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#pounditThursday, March 30, 2023

15 NFL players who could be cut before free agency

7. Aqib Talib, CB, Denver Broncos

Reports have suggested that Aqib Talib is expected to be released despite still playing high-quality football. That likely all boils down to age and salary. Talib turned 32 years old this offseason and by that logic, his decline is probably coming soon. Combine that with a base salary of $11 million and a cap hit of $12 million entering 2018, and it’s easy to see why Talib is a candidate for release. The Broncos could very well request he take a pay cut, but if that doesn’t pan out, it’s hard to imagine any team paying $12-plus million for an aging cornerback who could hit the wall at any moment. Even he knows he could be released.

6. Julius Thomas, TE, Miami Dolphins

With the Denver Broncos and Peyton Manning as his quarterback, Julius Thomas was one of the most dynamic tight ends in all of football, scoring 24 touchdowns in a two-year span from 2013 to 2014. Things then fell off dramatically when Thomas with the Jacksonville Jaguars, but the Dolphins gave him new life and signed Thomas to a two-year, $12.5 million deal prior to the 2017 season. Unfortunately, the production did not return, and Thomas finished the year with 41 receptions for 388 yards and three touchdowns. Now entering 2018 with a base salary of $6.5 million and a cap hit of $6.6 million, it only makes sense that Miami eats the dead cap hit of $2 million and cuts their losses.

5. Cliff Avril, DE, Seattle Seahawks

After missing 12 games last season due to a neck injury that required surgery, Cliff Avril’s NFL future is uncertain. He said he wouldn’t make his retirement decision until the spring, but the Seahawks may not be able to wait that long. As unfortunate as it may be, Seattle may be in line to release Avril before his future is determined, saving more than $7 million in salary cap space in the process. The pass rusher carries with him a $7 million base salary and $7.625 million cap hit, but a dead cap number of just $500,000.

4. Lorenzo Alexander, LB, Buffalo Bills

Lorenzo Alexander made the Pro Bowl as a 34-year-old in 2016, and the Bills promptly rewarded him with a two-year, $5.95 million deal prior to the 2017 season. However, after recording 73 tackles and just 3.0 sacks, which was down from 12.5 the year prior, it may be time for the Bills to cut and run on the aging veteran. Alexander carries with him a base salary of $2.45 million and a cap hit of $3.6 million entering 2018. While that’s not a substantial amount to pay, it’s a decent chunk of change to save against the cap if there’s no remaining faith in what the linebacker can do at the age of 35. And the dead cap hit would be a mere $850,000.

3. Brandon Marshall, WR, New York Giants

When the Giants signed Brandon Marshall to a team-friendly deal last offseason, most believed New York had established the best one-two wide receiver punches in all of football. With Marshall teaming up with Odell Beckham Jr., expectations were through the roof. Unfortunately for the Giants and Marshall, that never materialized. Marshall struggled to get on the same page as quarterback Eli Manning. Then in a Week 5 game against the Los Angeles Chargers, both Marshall and Beckham were lost for the season due to serious ankle injuries. Now scheduled to earn a $5 million base salary with a $6,156,250 cap hit in 2018, it would make sense for the Giants to go in a different direction — especially considering Marshall carries a dead cap hit of just $1 million.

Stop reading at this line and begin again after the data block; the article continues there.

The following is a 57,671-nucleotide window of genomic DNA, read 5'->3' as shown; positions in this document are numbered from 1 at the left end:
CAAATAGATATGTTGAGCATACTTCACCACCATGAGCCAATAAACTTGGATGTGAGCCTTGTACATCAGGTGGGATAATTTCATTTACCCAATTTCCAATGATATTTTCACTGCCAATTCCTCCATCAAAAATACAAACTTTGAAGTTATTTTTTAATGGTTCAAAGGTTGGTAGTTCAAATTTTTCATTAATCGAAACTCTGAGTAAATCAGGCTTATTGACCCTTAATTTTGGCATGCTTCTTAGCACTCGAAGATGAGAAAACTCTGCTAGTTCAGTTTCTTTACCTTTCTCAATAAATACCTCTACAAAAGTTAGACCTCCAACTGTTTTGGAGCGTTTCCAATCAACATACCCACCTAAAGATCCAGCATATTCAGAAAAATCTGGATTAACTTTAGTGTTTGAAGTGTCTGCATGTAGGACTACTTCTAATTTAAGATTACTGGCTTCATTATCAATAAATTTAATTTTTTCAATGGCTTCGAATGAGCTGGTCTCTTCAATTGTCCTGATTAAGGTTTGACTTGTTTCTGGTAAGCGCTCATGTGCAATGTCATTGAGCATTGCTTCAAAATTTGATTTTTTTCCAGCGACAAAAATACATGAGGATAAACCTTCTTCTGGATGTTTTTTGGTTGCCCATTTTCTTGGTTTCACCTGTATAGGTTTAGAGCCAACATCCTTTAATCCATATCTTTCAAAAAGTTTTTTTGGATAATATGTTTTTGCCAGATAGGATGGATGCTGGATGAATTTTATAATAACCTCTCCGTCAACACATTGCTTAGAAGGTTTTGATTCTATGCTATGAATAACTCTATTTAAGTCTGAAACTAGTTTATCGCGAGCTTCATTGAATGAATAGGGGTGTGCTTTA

2. Dez Bryant, WR, Dallas Cowboys

At the onset of the offseason, Cowboys owner Jerry Jones publicly said the team needs more from their top receivers. Meanwhile, vice president Stephen Jones acknowledged the team would “look at” Dez Bryant’s contract ahead of free agency. It may seem surreal to envision Bryant in another uniform, but it’s become clear in recent years that he’s not as dominant as he used to be. Bryant hasn’t eclipsed 1,000 yards since 2014, has seen his catch percentage dip considerably, and his touchdown totals fall below double-digits for three consecutive years. With a $12.5 million base salary and a $16.5 million cap hit, those numbers just aren’t going to cut it. Even with a dead cap hit of $8 million, it may be time for the Cowboys to part ways with the former superstar.

1. Jonathan Stewart, RB, Carolina Panthers

Jonathan Stewart is a longtime Panther and one day deserves to be immortalized for his contributions to the organization, but the NFL is a brutal business sometimes, and Stewart may learn that the hard way. Stewart has not eclipsed 1,000 yards in a season since 2009 and he averaged a career-low 3.4 yards per carry in 2017. Although he has just a $1.9 million base salary in 2018, bonuses will push the cap hit to $5,212,500 — a number that’s a bit extensive for a declining running back on the wrong side of 30. A restructured deal may also be an option for Stewart, but the more likely scenario would be Carolina eating a $1.5 million dead cap hit and allowing Stewart to find another opportunity elsewhere.

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